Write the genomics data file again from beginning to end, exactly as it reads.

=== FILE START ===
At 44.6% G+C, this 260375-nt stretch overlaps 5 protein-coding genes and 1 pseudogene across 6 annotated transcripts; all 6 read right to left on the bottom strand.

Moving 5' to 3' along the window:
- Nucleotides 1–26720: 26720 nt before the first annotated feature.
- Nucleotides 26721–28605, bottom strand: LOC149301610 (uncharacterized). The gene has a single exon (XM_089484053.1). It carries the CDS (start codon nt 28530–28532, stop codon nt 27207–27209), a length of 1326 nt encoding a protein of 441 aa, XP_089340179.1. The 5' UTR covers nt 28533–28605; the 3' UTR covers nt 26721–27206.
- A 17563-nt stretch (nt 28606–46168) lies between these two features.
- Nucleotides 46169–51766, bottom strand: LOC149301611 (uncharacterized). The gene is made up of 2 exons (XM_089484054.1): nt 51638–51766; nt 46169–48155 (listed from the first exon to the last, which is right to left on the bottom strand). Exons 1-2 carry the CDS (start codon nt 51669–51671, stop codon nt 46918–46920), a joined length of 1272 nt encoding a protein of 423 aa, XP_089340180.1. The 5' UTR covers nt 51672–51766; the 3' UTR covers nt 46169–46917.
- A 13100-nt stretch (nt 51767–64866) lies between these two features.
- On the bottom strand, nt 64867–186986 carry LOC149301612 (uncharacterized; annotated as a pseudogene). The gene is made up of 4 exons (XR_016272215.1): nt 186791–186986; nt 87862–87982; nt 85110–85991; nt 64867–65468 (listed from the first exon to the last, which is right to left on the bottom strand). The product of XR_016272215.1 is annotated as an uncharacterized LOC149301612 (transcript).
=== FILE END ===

At 44.6% G+C, this 260375-nt stretch overlaps 5 protein-coding genes and 1 pseudogene across 6 annotated transcripts; all 6 read right to left on the bottom strand.

Moving 5' to 3' along the window:
- Nucleotides 1–26720: 26720 nt before the first annotated feature.
- Nucleotides 26721–28605, bottom strand: LOC149301610 (uncharacterized). The gene has a single exon (XM_089484053.1). It carries the CDS (start codon nt 28530–28532, stop codon nt 27207–27209), a length of 1326 nt encoding a protein of 441 aa, XP_089340179.1. The 5' UTR covers nt 28533–28605; the 3' UTR covers nt 26721–27206.
- A 17563-nt stretch (nt 28606–46168) lies between these two features.
- Nucleotides 46169–51766, bottom strand: LOC149301611 (uncharacterized). The gene is made up of 2 exons (XM_089484054.1): nt 51638–51766; nt 46169–48155 (listed from the first exon to the last, which is right to left on the bottom strand). Exons 1-2 carry the CDS (start codon nt 51669–51671, stop codon nt 46918–46920), a joined length of 1272 nt encoding a protein of 423 aa, XP_089340180.1. The 5' UTR covers nt 51672–51766; the 3' UTR covers nt 46169–46917.
- A 13100-nt stretch (nt 51767–64866) lies between these two features.
- On the bottom strand, nt 64867–186986 carry LOC149301612 (uncharacterized; annotated as a pseudogene). The gene is made up of 4 exons (XR_016272215.1): nt 186791–186986; nt 87862–87982; nt 85110–85991; nt 64867–65468 (listed from the first exon to the last, which is right to left on the bottom strand). The product of XR_016272215.1 is annotated as an uncharacterized LOC149301612 (transcript).